Following the March 18 “Statement” by the FOMC that any interest rate increase would probably not come until September, stocks moved from negative territory into big upside gains. Truly, the markets liked the idea that any interest rate hike would put off until later in the year.
However, the following week the Dow Industrials plunged 415 points as unexpected bad numbers came from the durable goods sector. Additionally, there was a widespread discussion that a strong dollar would reduce exports, which would negatively impact future corporate earnings.
This sent a message to Fed Chair Janet Yellen, who quickly went to work assuaging fears.
Speaking at the University Symposium in San Francisco, Friday, March 27, 2015, Yellen gave three reasons that any rate hike could be put off until after September. First, she noted that the economy remains weak and that the Fed’s help is still needed.
Second, Yellen said that moving too quickly to raise interest rates carries more risks than acting too late.
Third, she said that there could be important economic benefits by waiting until the labor market had not only healed but also tightened considerably. She further said that “moving slowly” could help undo some damage still lingering from the recession.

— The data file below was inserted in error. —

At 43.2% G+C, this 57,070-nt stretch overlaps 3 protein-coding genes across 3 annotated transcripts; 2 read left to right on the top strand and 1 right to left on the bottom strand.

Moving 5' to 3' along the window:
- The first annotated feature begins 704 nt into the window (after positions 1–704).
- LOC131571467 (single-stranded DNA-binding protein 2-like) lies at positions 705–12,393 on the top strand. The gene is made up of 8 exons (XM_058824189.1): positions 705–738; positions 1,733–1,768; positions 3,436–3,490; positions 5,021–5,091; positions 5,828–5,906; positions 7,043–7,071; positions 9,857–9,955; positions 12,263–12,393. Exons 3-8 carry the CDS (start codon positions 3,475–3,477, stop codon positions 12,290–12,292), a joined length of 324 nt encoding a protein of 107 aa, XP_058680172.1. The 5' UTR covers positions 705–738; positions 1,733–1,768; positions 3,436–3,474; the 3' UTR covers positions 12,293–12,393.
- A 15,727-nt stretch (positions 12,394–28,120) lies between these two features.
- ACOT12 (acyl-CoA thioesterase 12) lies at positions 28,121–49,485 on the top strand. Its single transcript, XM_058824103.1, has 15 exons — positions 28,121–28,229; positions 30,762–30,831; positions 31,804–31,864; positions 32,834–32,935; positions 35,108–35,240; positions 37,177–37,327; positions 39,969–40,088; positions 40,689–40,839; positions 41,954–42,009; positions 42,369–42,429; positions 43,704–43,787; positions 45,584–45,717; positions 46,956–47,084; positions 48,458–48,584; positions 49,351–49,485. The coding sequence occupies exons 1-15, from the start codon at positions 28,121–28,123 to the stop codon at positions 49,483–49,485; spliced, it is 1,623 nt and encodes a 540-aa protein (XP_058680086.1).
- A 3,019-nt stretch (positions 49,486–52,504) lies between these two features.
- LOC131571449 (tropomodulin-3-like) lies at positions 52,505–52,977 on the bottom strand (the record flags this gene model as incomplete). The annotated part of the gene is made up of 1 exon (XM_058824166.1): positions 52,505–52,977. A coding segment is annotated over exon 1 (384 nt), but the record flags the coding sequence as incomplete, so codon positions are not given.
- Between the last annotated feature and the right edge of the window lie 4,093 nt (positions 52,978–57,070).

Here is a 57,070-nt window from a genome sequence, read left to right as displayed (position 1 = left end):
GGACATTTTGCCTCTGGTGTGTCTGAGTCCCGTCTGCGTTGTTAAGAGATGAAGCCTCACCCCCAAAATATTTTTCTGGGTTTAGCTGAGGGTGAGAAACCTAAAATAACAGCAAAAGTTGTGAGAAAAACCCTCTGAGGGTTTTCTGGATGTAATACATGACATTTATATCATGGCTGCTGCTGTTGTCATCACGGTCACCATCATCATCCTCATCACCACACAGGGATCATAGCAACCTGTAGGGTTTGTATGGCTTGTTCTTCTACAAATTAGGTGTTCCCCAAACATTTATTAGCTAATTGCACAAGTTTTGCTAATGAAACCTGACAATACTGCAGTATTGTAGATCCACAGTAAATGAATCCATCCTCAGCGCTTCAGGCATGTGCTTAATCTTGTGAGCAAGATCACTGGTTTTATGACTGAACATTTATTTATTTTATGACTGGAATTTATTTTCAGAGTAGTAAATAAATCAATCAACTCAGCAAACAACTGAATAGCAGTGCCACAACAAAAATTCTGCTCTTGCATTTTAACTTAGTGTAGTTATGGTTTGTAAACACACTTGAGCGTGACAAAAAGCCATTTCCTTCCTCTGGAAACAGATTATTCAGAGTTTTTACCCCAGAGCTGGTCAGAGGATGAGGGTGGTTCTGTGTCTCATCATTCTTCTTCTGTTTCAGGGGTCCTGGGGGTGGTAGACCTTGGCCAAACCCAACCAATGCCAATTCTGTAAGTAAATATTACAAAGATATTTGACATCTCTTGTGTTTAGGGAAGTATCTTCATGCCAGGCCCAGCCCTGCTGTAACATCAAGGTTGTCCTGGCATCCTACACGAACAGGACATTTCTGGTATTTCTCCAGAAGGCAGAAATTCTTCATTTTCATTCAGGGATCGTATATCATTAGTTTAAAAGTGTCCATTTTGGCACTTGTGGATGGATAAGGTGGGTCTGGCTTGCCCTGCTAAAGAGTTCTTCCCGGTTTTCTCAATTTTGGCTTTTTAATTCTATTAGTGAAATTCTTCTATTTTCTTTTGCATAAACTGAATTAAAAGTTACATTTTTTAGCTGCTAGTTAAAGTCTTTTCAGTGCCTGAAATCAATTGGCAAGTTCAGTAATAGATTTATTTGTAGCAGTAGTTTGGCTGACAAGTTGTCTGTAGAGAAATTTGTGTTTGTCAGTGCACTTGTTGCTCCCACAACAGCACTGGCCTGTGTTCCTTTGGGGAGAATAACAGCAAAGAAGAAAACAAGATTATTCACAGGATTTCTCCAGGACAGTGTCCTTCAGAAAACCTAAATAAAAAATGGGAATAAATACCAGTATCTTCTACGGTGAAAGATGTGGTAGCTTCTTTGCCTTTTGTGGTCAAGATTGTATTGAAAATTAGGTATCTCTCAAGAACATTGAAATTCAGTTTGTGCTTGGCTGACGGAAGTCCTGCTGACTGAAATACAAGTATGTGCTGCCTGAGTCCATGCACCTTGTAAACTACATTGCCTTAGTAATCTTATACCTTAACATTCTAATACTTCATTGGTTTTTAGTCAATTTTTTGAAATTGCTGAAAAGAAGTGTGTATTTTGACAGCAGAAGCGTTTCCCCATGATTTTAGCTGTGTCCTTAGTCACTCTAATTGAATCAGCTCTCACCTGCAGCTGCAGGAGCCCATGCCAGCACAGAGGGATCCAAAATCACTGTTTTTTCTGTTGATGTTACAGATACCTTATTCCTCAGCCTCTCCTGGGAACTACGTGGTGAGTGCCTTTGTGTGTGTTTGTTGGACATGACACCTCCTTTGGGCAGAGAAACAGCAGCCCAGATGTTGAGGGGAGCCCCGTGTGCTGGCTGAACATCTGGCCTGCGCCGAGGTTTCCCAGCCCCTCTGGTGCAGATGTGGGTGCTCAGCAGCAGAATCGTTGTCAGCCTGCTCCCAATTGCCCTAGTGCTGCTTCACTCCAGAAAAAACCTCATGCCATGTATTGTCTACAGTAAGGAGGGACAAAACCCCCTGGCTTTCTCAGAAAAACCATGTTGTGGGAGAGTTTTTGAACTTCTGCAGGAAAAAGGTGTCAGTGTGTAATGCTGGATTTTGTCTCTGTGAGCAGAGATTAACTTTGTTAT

Yellen’s comments were made Friday, and Monday morning The Dow Industrials opened nearly 300 points higher. Yellen made it clear that the Fed would remain accommodative, which means continuing a loose monetary policy.The Fed is not managing the economy but is reacting to stock market moves. If so, the stock market is managing the Fed, and the stock market wants loose monetary policies.
So, why did gold prices fall Monday? Because the dollar rose against the euro, its primary competition in foreign exchange markets. It a paradox that gold would fall in price as the Fed promises still more money creation, but gold trades against the dollar, and the dollar looks a lot better than the euro.